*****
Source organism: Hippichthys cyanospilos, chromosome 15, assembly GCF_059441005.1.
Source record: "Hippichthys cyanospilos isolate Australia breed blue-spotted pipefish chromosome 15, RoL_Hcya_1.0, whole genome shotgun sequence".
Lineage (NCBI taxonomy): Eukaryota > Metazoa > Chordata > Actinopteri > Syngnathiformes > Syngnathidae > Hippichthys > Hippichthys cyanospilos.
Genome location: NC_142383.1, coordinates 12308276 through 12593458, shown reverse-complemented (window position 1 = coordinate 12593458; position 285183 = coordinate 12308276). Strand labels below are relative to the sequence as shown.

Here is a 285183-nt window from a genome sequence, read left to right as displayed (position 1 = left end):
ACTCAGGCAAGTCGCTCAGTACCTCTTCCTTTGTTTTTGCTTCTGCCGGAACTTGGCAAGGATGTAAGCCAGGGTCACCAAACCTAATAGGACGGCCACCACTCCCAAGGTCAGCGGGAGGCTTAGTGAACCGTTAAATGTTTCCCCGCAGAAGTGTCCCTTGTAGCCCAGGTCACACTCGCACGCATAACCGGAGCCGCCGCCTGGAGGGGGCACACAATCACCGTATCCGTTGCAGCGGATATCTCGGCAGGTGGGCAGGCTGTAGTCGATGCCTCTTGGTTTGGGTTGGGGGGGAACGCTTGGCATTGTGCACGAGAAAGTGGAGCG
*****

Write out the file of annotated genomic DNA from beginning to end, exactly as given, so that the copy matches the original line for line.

Source organism: Hippichthys cyanospilos, chromosome 15, assembly GCF_059441005.1.
Source record: "Hippichthys cyanospilos isolate Australia breed blue-spotted pipefish chromosome 15, RoL_Hcya_1.0, whole genome shotgun sequence".
Lineage (NCBI taxonomy): Eukaryota > Metazoa > Chordata > Actinopteri > Syngnathiformes > Syngnathidae > Hippichthys > Hippichthys cyanospilos.
Genome location: NC_142383.1, coordinates 12308276 through 12593458, shown reverse-complemented (window position 1 = coordinate 12593458; position 285183 = coordinate 12308276). Strand labels below are relative to the sequence as shown.

Here is a 285183-nt window from a genome sequence, read left to right as displayed (position 1 = left end):
ACTCAGGCAAGTCGCTCAGTACCTCTTCCTTTGTTTTTGCTTCTGCCGGAACTTGGCAAGGATGTAAGCCAGGGTCACCAAACCTAATAGGACGGCCACCACTCCCAAGGTCAGCGGGAGGCTTAGTGAACCGTTAAATGTTTCCCCGCAGAAGTGTCCCTTGTAGCCCAGGTCACACTCGCACGCATAACCGGAGCCGCCGCCTGGAGGGGGCACACAATCACCGTATCCGTTGCAGCGGATATCTCGGCAGGTGGGCAGGCTGTAGTCGATGCCTCTTGGTTTGGGTTGGGGGGGAACGCTTGGCATTGTGCACGAGAAAGTGGAGCG